"That would never work in the street!"
"Try that on a resisting opponent!"
"If it was so good, why isn't it used in the cage?"
And so on. We all know the type, and unfortunately we've thrown the baby out with the bath water as many legitimate practitioners have been lumped in with the trash. Now, I must give credit where it's due and I will say that the growth of Mixed Martial Arts has forced a lot of practitioners to step up and increase the efficiency of their training. As I've said before, every martial art has the potential to be combatively effective and it all comes down to the training methods. But what about arts that cannot be adapted to the cage? If you truly want to know how effective a martial art is, instead of judging it on how you wish to apply it, you must look at it through the parameters of what it was created for. Every art has a purpose, and as long as it meets that original purpose, it's an effective martial art regardless of whether or not you can apply it to another scenario. Surely you wouldn't judge the efficiency of Kyujutsu by the archer's ability to punch and kick, right? The same logic must apply to all martial arts.
Now, the techniques of Oshiki Uchi involved using minimal movement and biomechanics to create structural distortions and instant off-balancing to an assailant. This was an expansion of the principles of Batto Gaeshi, techniques designed to counter someone attempting to remove your sword (or stop you from drawing it). With the abundance of joint manipulation and throwing techniques more akin to what we now know as jujutsu, why would techniques based on internal power be relevant?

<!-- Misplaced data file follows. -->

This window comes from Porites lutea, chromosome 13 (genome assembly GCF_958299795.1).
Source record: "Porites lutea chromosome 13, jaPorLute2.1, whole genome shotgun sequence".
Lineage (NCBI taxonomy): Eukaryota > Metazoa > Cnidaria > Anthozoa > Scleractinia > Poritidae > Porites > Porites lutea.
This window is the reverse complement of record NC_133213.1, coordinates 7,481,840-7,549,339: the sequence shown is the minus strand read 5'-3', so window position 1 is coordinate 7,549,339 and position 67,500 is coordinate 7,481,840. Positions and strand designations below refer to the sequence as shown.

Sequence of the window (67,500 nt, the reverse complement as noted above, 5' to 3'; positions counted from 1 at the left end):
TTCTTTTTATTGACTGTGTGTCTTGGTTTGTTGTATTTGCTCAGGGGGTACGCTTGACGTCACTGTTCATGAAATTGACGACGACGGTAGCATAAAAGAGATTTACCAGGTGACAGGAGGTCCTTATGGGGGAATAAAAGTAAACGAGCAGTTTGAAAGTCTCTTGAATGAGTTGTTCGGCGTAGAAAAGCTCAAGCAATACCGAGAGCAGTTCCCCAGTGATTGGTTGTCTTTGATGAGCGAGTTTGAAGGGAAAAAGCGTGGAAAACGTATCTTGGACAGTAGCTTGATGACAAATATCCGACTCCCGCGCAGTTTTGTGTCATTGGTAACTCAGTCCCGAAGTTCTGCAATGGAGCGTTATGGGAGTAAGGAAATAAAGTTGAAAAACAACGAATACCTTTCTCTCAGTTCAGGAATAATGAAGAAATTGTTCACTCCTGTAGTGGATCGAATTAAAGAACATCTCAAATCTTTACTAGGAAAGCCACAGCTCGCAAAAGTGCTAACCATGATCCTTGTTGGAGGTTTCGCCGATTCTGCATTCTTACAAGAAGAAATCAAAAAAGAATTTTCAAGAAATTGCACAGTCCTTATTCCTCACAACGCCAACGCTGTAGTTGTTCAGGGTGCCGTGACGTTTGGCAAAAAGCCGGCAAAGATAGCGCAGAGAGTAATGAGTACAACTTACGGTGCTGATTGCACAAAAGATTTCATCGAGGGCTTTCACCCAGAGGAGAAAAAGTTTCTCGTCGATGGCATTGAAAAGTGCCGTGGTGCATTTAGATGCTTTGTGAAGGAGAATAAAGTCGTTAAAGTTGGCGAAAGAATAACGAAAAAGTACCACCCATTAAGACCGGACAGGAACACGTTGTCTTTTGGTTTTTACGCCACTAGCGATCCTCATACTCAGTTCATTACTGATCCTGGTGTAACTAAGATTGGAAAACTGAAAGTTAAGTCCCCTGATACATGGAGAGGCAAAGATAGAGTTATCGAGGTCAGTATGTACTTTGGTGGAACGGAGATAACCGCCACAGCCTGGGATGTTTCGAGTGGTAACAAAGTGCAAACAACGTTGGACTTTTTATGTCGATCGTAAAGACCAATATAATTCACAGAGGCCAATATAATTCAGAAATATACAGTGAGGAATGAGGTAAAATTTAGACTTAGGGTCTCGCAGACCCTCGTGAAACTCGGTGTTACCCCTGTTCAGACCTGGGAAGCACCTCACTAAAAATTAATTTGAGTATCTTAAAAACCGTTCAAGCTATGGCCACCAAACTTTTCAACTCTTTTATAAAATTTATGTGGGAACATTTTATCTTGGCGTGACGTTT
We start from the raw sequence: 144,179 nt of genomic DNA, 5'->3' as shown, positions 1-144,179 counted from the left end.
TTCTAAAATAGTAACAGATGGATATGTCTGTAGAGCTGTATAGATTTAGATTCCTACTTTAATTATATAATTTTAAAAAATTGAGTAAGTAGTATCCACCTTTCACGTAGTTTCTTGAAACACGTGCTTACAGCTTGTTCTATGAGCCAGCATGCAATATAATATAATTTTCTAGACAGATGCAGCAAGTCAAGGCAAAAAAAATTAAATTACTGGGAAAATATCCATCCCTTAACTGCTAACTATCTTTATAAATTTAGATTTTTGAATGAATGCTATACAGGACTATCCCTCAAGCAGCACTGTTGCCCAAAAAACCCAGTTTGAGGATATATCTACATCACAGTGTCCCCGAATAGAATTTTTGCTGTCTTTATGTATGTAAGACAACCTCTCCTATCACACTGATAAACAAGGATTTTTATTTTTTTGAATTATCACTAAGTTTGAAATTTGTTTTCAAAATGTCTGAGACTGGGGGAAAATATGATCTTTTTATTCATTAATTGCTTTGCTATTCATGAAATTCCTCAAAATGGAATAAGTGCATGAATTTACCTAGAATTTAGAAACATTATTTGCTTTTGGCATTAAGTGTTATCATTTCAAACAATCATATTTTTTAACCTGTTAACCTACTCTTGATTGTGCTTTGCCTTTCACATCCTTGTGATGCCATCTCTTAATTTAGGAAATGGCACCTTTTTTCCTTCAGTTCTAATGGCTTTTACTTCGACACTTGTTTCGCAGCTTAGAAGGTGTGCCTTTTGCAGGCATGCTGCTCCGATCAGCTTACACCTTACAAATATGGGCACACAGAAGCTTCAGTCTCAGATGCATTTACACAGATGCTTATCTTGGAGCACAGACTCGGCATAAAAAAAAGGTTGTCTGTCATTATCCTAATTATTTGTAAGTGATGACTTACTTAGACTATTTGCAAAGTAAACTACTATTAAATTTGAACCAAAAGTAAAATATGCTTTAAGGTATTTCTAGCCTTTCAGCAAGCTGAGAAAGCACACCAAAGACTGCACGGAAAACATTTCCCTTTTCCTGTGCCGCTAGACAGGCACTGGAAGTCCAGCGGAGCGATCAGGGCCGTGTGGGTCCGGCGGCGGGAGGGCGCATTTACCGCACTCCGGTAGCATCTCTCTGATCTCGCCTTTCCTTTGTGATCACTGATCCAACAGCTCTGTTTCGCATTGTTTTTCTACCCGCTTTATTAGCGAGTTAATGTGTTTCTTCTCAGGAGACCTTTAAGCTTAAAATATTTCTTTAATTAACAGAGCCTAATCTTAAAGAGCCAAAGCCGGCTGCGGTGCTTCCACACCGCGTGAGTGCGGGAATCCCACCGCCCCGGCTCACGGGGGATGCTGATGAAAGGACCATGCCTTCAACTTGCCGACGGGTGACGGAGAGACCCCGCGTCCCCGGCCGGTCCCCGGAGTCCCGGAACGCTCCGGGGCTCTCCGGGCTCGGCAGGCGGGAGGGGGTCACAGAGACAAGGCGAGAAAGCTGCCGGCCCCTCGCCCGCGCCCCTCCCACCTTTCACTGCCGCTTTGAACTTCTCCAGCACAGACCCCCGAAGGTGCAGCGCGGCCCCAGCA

Oshiki Uchi was reserved for the Imperial guards, those entrusted with the security of the palace and protection of the Emperor and Shogun. They were also the only ones allowed to wear their swords within the palace. Should a visitor wish to do harm to the Emperor or Shogun, they would likely need to secure a weapon once inside, which involved removing one of the guards. If you're an Imperial guard and you come under attack, you need a way to instantly neutralize the threat. You don't have time to wrestle around and hope for a joint lock or throw.
Everyone criticizes aiki for its abundance of wrist grab defenses, saying that no one in the street is going to grab your wrist. And you're absolutely right, but in this historical context, a wrist grab was the most common attack you'd be facing, next to them grabbing your tsuka directly, as the assailant tried to stop you from drawing your sword. It only made sense to learn how to throw someone using only the connection of the wrist grab without engaging the other hand (which should be securing your sword in its saya) or any other large external motions. You may be fighting within the confines of a hallway or other enclosed space. That's also why there are so many handachi techniques (seated against a standing attacker). There are so many variables, but I'm sure you get the picture.
Now, one can argue that for an art to remain effective it must evolve to be applicable in a modern sense and the principles that make aiki so effective can indeed be applied to numerous other scenarios if the instructor has a firm enough understanding on how to do so. In the video to the left, I demonstrate just one example of Aiki no Jutsu in its original context. I will make another video in the near future showing that same technique in a more applicable setting.
Regardless, as I have shown it is unfair to judge an art's efficiency based upon your parameters. Did it accomplish what it was created for? If the answer is yes, then any applicability outside of that is a bonus. However, just because you don't know or can't see how it applies in the cage or on the street doesn't make it an ineffective or useless art. Many of the arts in question were born out of combative necessity. The techniques that didn't work died with those who attempted them, and in the case of Aiki no Jutsu, if it wasn't effective then why was it taught for over 750 years?